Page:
Recent technological advances are changing the landscape of the media. This has been predicted for many years, but the past year has seen technological convergence finally take root in all parts of the media in the UK and Ireland. Video on local newspaper websites, broadcasters blogging, press officers with cameras, magazine podcasts.
These developments present huge challenges for the NUJ. The union is separated into sectors for broadcasting, newspapers and agencies, magazines and books, PR, freelance and new media – divisions that are increasingly uncertain and may soon be obsolete. The union needs to change – but how much, and in what ways?
- November 1, 2017
- October 13, 2017
- September 13, 2017
The Multimedia Commission, of which I am a member, was launched in May and will, over the next four months, gather stories from across the union. It will also focus on a cross-sector sample of employers to produce a report that will hopefully present a clear picture of where we are now.
More difficult will be trying to give some idea of where we go from here; though we’re in good company, as it appears most employers have no idea where they’re going either.
The question is – have the industrial divisions of the union been an obstacle to communication in the union? Journalists in different disciplines have often had a tendency to focus exclusively on things in their own disciplines and ignore what’s happening elsewhere. The NUJ’s structures may only have institutionalised these tendencies.
This year’s ADM also instructed the union’s National Executive Committee (NEC) to review the union’s lay structures, recognising that ‘technological convergence, integration and the development of new technologies, alongside changes in the nature of media ownership, are increasingly breaking down the distinctions between different sectors of the media industry.’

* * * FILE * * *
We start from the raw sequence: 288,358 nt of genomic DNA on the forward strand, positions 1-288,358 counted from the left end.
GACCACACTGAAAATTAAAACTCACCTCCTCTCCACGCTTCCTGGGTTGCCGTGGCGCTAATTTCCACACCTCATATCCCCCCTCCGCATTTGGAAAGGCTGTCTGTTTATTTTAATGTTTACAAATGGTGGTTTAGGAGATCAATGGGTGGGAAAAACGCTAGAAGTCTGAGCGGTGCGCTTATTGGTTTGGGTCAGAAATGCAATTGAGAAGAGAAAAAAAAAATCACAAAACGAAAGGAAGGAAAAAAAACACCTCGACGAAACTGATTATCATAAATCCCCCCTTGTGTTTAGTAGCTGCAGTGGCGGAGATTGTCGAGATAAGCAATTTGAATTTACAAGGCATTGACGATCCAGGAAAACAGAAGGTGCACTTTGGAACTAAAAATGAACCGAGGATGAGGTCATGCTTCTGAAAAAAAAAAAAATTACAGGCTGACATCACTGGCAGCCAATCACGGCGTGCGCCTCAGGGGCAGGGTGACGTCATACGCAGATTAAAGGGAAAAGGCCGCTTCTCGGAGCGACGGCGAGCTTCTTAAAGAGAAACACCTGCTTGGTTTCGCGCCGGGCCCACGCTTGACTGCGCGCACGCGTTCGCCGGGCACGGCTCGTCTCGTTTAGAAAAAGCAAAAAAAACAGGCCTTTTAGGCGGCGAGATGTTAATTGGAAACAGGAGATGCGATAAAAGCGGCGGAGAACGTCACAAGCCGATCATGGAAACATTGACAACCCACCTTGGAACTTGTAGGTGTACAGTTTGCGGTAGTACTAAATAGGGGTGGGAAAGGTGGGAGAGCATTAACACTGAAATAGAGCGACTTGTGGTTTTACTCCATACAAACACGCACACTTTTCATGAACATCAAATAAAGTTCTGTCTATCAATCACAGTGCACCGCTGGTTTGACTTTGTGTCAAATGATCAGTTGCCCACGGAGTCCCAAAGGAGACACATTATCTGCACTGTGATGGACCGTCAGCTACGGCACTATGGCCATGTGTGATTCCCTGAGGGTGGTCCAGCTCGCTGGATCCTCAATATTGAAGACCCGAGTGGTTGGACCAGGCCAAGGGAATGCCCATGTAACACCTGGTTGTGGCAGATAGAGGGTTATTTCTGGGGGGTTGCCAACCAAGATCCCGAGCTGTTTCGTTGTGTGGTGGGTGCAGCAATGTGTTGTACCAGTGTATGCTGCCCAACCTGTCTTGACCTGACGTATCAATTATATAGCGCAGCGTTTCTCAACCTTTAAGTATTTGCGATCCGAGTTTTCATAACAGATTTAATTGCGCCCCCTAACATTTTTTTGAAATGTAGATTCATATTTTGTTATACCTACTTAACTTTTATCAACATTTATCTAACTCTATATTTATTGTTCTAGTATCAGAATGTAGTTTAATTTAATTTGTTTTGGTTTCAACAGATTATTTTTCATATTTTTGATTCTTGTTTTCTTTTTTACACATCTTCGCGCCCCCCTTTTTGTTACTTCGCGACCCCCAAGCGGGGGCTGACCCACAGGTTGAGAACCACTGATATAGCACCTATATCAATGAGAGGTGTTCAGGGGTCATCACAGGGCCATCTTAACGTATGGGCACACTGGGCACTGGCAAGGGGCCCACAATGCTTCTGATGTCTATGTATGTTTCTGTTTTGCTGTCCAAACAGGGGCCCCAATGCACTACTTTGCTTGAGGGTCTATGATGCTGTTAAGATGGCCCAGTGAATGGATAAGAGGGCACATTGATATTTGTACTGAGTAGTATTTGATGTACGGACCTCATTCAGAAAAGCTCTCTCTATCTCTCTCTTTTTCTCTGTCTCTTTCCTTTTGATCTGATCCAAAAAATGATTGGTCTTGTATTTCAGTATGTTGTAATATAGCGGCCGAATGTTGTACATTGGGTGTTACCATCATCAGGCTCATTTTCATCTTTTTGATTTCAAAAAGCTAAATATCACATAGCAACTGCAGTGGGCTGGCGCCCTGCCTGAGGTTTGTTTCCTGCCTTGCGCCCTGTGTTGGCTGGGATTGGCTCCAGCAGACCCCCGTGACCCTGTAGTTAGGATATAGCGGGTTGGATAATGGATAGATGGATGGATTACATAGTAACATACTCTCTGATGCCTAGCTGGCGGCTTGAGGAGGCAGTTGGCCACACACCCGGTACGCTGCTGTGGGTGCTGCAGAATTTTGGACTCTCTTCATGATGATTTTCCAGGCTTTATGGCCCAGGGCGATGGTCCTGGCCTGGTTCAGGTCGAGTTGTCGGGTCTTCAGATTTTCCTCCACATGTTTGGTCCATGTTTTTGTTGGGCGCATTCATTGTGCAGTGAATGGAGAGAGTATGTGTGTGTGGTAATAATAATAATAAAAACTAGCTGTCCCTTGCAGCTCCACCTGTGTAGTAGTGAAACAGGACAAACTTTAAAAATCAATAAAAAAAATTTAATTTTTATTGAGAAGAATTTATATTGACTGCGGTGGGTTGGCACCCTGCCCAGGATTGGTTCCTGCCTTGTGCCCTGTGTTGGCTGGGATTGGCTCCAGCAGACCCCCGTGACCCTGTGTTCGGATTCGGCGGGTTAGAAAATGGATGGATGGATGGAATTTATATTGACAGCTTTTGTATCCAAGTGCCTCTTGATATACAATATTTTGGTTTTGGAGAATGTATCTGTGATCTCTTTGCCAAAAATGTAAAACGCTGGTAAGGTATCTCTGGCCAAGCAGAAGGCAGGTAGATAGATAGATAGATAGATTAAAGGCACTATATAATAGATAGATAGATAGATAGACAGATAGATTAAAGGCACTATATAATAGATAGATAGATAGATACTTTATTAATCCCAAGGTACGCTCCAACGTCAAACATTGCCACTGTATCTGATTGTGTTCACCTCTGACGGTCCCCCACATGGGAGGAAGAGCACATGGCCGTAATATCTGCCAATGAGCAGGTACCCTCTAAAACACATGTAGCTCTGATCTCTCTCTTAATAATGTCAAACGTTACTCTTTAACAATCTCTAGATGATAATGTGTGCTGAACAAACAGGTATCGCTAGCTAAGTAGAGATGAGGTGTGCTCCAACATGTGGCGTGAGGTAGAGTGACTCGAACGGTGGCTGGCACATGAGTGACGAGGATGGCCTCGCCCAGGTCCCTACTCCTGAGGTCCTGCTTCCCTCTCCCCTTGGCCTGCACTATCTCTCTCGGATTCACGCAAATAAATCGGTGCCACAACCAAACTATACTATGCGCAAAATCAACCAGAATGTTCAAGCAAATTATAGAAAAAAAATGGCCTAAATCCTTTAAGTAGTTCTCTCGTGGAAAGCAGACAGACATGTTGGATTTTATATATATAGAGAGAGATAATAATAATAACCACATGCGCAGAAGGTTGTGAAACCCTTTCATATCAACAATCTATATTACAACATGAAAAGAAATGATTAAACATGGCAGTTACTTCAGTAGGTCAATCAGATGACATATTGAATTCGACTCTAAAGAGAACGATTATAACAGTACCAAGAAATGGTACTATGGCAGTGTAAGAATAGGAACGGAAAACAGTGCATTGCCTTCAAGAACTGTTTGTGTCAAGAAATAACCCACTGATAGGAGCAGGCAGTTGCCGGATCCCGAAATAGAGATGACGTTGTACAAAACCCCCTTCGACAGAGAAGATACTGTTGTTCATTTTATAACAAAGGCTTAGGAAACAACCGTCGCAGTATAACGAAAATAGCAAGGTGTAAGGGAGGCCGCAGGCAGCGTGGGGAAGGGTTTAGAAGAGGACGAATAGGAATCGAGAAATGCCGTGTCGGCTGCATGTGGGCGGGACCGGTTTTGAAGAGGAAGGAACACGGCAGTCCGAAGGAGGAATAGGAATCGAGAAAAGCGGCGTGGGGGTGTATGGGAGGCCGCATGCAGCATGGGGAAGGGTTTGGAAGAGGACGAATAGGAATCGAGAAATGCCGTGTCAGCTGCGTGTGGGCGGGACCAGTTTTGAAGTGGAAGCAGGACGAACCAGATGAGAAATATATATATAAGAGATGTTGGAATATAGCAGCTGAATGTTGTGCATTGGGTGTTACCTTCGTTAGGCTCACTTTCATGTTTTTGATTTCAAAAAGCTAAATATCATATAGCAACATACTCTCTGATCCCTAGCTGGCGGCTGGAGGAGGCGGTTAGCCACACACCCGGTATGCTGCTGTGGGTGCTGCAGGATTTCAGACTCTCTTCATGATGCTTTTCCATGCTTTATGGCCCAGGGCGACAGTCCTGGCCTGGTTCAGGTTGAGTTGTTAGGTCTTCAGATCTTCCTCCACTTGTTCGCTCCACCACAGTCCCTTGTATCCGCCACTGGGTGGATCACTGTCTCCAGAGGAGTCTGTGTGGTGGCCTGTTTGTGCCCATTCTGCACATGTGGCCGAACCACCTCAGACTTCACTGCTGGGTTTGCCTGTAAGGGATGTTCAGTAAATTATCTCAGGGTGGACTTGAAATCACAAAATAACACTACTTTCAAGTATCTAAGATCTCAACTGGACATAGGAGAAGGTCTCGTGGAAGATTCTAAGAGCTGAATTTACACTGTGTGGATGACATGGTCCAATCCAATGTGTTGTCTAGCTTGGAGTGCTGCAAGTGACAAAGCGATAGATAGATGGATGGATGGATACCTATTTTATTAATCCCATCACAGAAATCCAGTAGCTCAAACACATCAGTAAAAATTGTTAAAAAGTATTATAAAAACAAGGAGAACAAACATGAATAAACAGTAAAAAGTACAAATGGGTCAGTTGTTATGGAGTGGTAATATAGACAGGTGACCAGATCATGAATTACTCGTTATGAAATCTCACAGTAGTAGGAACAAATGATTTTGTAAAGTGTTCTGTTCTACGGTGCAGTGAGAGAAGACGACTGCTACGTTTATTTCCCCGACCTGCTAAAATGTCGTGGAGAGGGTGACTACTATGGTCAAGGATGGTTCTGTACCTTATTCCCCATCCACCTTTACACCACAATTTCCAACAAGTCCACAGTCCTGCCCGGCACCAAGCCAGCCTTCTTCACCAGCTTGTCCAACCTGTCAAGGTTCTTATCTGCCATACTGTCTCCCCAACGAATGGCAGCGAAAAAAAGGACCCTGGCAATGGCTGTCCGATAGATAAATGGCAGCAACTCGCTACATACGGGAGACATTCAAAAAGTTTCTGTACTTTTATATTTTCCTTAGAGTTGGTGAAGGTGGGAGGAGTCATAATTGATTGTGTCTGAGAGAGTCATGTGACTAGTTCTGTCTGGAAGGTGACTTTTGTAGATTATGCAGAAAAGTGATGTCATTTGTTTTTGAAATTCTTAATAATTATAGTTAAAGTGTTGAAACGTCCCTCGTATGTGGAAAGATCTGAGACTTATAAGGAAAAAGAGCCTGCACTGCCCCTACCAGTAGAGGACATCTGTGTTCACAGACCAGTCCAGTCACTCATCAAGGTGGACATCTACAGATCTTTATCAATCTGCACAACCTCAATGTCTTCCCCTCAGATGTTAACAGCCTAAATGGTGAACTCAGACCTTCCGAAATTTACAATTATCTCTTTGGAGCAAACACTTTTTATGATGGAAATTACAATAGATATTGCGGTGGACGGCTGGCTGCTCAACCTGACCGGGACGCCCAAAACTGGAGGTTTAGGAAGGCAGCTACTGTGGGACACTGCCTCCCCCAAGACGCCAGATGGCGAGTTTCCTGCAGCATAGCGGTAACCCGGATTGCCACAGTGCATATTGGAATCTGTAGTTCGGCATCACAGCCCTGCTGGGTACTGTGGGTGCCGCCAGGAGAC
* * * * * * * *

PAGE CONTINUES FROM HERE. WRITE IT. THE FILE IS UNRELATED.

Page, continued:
The outcome of the Multi-Media Commission will doubtless provide a lot of the background for this review.
However, the industrial divisions, which may be flawed, may well continue to be the best way of organising the union. The recent rush online by numerous newspapers and magazines took many by surprise. However, agreements reached years ago in the BBC provided examples of best practice that were quickly distributed across the union.
The existence of the Broadcasting Industrial Council made it very easy to access these agreements. The NUJ is often criticised for resisting technological advances – portrayed unfairly as Luddites by employers who are unwilling to provide adequate training or decent pay.
The existence of the union’s New Media Industrial Council shows that, on the contrary, the union is engaged with the new technology sector.
Many of the recent examples of convergence and integration in the media have been notable for their lack of quality. This could be a fad – newspaper owners might decide that there’s no real added value to video on their website and return to concentrating on the written word.
The NUJ needs to focus on what best serves its members and should avoid the same kind of ‘cool-hunting’too many of our members’ employers are engaged in, often to the detriment of the quality of their core output. Whatever the outcome of this process of self-examination, it can only be of benefit to the union and its members.